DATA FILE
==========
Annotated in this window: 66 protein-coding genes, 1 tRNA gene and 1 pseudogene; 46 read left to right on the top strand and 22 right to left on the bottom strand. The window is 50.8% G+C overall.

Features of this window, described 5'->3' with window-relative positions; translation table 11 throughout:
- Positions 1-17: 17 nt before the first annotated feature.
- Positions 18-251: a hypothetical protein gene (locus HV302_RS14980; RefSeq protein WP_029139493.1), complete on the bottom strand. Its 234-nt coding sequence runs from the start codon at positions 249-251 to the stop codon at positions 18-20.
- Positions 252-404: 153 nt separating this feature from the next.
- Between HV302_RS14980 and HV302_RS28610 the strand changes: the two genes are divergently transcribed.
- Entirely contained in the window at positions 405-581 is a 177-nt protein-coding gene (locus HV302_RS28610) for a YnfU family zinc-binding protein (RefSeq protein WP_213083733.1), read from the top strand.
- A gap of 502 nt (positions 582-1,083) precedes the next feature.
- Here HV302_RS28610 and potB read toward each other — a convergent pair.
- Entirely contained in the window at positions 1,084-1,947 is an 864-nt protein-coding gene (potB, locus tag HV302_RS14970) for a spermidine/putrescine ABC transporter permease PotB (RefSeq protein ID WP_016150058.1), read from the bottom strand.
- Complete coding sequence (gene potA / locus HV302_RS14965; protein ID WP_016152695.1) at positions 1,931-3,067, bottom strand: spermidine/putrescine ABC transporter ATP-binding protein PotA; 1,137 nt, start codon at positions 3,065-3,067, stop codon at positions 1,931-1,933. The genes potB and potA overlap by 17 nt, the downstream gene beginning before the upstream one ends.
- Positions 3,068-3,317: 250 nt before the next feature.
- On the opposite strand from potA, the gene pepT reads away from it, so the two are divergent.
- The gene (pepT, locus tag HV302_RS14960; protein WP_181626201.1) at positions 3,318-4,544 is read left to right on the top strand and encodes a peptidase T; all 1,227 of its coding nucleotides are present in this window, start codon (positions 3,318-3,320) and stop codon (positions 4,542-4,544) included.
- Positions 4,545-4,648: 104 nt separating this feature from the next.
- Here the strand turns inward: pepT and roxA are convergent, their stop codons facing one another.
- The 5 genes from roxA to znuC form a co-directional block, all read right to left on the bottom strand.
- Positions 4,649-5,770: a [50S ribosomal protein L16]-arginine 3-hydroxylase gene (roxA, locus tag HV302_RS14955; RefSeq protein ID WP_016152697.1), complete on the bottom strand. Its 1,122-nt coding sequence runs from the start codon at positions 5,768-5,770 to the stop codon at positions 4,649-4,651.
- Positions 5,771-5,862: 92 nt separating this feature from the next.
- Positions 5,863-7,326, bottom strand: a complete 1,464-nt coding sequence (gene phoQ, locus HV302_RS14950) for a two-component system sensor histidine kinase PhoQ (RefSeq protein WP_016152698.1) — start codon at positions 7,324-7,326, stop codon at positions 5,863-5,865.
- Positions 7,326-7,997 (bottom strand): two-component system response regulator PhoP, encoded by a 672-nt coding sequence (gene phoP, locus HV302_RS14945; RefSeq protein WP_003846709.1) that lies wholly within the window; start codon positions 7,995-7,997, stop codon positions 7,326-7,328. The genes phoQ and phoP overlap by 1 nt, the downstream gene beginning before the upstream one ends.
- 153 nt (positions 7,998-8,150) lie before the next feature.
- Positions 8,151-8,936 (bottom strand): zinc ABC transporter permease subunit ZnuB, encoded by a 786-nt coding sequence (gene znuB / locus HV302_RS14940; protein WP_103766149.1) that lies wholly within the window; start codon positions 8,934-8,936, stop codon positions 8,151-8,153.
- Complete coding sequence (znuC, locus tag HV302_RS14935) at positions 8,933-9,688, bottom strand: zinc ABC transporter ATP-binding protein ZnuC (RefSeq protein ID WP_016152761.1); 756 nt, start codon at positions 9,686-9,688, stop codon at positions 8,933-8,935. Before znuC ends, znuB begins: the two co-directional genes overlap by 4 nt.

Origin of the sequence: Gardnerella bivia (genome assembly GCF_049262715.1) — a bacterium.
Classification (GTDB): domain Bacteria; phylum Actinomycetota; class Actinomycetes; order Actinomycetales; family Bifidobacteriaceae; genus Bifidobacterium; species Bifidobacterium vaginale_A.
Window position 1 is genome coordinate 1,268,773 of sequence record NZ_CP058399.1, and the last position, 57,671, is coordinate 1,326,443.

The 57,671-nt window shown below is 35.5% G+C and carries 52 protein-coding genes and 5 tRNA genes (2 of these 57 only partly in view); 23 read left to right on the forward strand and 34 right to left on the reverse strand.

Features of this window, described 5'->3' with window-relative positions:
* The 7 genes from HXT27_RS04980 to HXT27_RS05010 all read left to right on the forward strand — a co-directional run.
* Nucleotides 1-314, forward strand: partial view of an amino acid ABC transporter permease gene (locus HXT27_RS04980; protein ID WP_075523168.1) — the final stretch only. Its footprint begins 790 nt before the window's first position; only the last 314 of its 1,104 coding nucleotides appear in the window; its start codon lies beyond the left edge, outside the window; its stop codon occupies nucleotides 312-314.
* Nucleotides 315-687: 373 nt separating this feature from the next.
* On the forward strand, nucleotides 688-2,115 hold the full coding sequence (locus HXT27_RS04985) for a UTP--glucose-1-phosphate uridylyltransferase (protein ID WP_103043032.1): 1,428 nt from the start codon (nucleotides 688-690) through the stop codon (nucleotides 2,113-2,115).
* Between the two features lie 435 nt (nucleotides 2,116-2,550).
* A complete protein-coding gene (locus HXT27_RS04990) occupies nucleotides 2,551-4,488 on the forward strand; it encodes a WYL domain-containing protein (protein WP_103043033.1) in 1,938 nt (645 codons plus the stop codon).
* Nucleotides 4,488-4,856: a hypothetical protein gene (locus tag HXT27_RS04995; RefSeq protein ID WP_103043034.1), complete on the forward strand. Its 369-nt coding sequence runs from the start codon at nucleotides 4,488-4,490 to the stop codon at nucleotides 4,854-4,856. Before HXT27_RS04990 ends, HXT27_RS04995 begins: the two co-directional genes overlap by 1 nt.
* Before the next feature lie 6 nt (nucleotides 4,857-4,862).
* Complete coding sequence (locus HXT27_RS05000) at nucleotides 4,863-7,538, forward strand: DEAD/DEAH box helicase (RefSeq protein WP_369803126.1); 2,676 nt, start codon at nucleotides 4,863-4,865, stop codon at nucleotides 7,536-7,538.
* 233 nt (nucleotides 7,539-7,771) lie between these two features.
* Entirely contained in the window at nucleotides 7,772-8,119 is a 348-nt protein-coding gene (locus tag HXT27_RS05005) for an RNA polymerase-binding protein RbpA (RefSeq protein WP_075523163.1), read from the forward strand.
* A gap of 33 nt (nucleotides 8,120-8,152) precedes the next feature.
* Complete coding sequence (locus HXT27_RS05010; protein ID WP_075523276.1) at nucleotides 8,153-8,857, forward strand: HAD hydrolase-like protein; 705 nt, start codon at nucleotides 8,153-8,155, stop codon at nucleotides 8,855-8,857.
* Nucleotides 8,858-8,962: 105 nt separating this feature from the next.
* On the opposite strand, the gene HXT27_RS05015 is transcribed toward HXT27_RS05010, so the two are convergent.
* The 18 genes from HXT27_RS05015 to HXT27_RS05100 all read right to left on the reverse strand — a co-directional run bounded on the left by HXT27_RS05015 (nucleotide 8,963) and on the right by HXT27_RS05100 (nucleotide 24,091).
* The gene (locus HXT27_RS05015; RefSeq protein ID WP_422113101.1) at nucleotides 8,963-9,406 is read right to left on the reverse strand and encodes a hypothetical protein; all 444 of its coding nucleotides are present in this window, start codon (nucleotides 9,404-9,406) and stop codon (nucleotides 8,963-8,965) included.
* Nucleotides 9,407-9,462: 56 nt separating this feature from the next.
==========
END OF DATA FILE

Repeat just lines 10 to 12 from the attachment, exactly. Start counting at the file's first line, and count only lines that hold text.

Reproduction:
- Entirely contained in the window at positions 1,084-1,947 is an 864-nt protein-coding gene (potB, locus tag HV302_RS14970) for a spermidine/putrescine ABC transporter permease PotB (RefSeq protein ID WP_016150058.1), read from the bottom strand.
- Complete coding sequence (gene potA / locus HV302_RS14965; protein ID WP_016152695.1) at positions 1,931-3,067, bottom strand: spermidine/putrescine ABC transporter ATP-binding protein PotA; 1,137 nt, start codon at positions 3,065-3,067, stop codon at positions 1,931-1,933. The genes potB and potA overlap by 17 nt, the downstream gene beginning before the upstream one ends.
- Positions 3,068-3,317: 250 nt before the next feature.